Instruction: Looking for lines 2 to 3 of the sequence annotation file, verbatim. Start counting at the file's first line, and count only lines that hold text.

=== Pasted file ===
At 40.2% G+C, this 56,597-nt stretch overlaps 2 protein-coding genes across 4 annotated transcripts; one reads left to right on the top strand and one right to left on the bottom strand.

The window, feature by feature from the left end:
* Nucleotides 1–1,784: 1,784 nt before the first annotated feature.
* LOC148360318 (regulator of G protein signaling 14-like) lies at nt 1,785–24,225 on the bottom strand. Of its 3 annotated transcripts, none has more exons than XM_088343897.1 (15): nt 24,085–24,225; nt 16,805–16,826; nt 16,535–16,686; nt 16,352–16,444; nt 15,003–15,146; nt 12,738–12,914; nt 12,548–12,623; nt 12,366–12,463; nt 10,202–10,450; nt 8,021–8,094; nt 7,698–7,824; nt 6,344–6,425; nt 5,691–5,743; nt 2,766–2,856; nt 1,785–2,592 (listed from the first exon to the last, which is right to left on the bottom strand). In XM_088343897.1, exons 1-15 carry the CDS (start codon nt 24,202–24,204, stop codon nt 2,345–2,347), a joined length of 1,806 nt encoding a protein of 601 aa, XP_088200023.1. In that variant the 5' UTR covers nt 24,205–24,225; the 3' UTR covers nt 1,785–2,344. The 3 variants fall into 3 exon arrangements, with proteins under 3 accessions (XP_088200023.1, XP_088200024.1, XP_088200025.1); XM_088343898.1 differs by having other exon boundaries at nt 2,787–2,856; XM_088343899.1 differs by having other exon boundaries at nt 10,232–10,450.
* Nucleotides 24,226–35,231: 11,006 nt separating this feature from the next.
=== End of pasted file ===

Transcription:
The window, feature by feature from the left end:
* Nucleotides 1–1,784: 1,784 nt before the first annotated feature.